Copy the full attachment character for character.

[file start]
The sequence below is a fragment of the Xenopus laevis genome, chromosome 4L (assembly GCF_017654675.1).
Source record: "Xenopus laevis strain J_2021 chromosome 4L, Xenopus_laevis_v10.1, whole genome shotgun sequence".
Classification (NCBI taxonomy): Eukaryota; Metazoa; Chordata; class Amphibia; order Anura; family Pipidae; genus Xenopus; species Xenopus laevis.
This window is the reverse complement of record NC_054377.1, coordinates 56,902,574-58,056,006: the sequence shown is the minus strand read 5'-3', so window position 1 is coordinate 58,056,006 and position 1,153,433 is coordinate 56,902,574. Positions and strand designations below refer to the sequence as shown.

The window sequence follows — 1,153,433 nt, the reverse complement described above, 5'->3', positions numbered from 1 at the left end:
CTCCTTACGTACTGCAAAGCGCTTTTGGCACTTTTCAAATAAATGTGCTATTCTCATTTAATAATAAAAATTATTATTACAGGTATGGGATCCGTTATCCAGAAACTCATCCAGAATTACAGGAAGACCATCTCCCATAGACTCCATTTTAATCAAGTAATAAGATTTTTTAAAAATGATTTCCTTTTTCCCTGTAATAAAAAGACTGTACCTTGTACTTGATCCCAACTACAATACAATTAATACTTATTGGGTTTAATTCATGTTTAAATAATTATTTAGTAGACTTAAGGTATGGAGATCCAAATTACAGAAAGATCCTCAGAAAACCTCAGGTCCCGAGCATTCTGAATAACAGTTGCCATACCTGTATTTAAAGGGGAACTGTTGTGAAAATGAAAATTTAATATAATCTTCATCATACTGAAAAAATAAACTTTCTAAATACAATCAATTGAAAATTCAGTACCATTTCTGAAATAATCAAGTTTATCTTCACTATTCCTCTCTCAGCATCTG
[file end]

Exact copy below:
The sequence below is a fragment of the Xenopus laevis genome, chromosome 4L (assembly GCF_017654675.1).
Source record: "Xenopus laevis strain J_2021 chromosome 4L, Xenopus_laevis_v10.1, whole genome shotgun sequence".
Classification (NCBI taxonomy): Eukaryota; Metazoa; Chordata; class Amphibia; order Anura; family Pipidae; genus Xenopus; species Xenopus laevis.
This window is the reverse complement of record NC_054377.1, coordinates 56,902,574-58,056,006: the sequence shown is the minus strand read 5'-3', so window position 1 is coordinate 58,056,006 and position 1,153,433 is coordinate 56,902,574. Positions and strand designations below refer to the sequence as shown.

The window sequence follows — 1,153,433 nt, the reverse complement described above, 5'->3', positions numbered from 1 at the left end:
CTCCTTACGTACTGCAAAGCGCTTTTGGCACTTTTCAAATAAATGTGCTATTCTCATTTAATAATAAAAATTATTATTACAGGTATGGGATCCGTTATCCAGAAACTCATCCAGAATTACAGGAAGACCATCTCCCATAGACTCCATTTTAATCAAGTAATAAGATTTTTTAAAAATGATTTCCTTTTTCCCTGTAATAAAAAGACTGTACCTTGTACTTGATCCCAACTACAATACAATTAATACTTATTGGGTTTAATTCATGTTTAAATAATTATTTAGTAGACTTAAGGTATGGAGATCCAAATTACAGAAAGATCCTCAGAAAACCTCAGGTCCCGAGCATTCTGAATAACAGTTGCCATACCTGTATTTAAAGGGGAACTGTTGTGAAAATGAAAATTTAATATAATCTTCATCATACTGAAAAAATAAACTTTCTAAATACAATCAATTGAAAATTCAGTACCATTTCTGAAATAATCAAGTTTATCTTCACTATTCCTCTCTCAGCATCTG